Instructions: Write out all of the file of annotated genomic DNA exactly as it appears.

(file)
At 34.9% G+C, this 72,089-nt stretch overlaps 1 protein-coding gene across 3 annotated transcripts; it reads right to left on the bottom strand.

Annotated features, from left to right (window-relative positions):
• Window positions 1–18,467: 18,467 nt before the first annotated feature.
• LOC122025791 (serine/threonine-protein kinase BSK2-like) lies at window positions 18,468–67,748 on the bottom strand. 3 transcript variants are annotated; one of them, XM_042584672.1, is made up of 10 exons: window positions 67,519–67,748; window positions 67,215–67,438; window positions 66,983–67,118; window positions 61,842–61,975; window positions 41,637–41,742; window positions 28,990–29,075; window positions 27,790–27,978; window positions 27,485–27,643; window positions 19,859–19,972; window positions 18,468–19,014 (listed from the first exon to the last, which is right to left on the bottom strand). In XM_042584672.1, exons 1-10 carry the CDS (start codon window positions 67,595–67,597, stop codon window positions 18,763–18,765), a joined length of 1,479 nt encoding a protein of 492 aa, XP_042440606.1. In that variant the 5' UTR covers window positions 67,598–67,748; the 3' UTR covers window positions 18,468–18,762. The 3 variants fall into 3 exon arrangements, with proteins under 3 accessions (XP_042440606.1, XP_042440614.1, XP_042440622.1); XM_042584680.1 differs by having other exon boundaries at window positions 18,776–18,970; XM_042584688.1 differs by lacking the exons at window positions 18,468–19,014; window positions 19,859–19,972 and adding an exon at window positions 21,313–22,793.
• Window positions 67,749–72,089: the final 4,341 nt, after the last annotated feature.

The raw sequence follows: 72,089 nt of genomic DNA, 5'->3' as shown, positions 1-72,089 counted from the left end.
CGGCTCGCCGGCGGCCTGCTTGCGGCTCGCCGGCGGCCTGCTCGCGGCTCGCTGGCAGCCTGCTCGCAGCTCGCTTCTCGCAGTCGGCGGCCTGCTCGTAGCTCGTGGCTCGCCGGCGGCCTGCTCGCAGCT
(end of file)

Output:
At 34.9% G+C, this 72,089-nt stretch overlaps 1 protein-coding gene across 3 annotated transcripts; it reads right to left on the bottom strand.

Annotated features, from left to right (window-relative positions):
• Window positions 1–18,467: 18,467 nt before the first annotated feature.
• LOC122025791 (serine/threonine-protein kinase BSK2-like) lies at window positions 18,468–67,748 on the bottom strand. 3 transcript variants are annotated; one of them, XM_042584672.1, is made up of 10 exons: window positions 67,519–67,748; window positions 67,215–67,438; window positions 66,983–67,118; window positions 61,842–61,975; window positions 41,637–41,742; window positions 28,990–29,075; window positions 27,790–27,978; window positions 27,485–27,643; window positions 19,859–19,972; window positions 18,468–19,014 (listed from the first exon to the last, which is right to left on the bottom strand). In XM_042584672.1, exons 1-10 carry the CDS (start codon window positions 67,595–67,597, stop codon window positions 18,763–18,765), a joined length of 1,479 nt encoding a protein of 492 aa, XP_042440606.1. In that variant the 5' UTR covers window positions 67,598–67,748; the 3' UTR covers window positions 18,468–18,762. The 3 variants fall into 3 exon arrangements, with proteins under 3 accessions (XP_042440606.1, XP_042440614.1, XP_042440622.1); XM_042584680.1 differs by having other exon boundaries at window positions 18,776–18,970; XM_042584688.1 differs by lacking the exons at window positions 18,468–19,014; window positions 19,859–19,972 and adding an exon at window positions 21,313–22,793.
• Window positions 67,749–72,089: the final 4,341 nt, after the last annotated feature.

The raw sequence follows: 72,089 nt of genomic DNA, 5'->3' as shown, positions 1-72,089 counted from the left end.
CGGCTCGCCGGCGGCCTGCTTGCGGCTCGCCGGCGGCCTGCTCGCGGCTCGCTGGCAGCCTGCTCGCAGCTCGCTTCTCGCAGTCGGCGGCCTGCTCGTAGCTCGTGGCTCGCCGGCGGCCTGCTCGCAGCT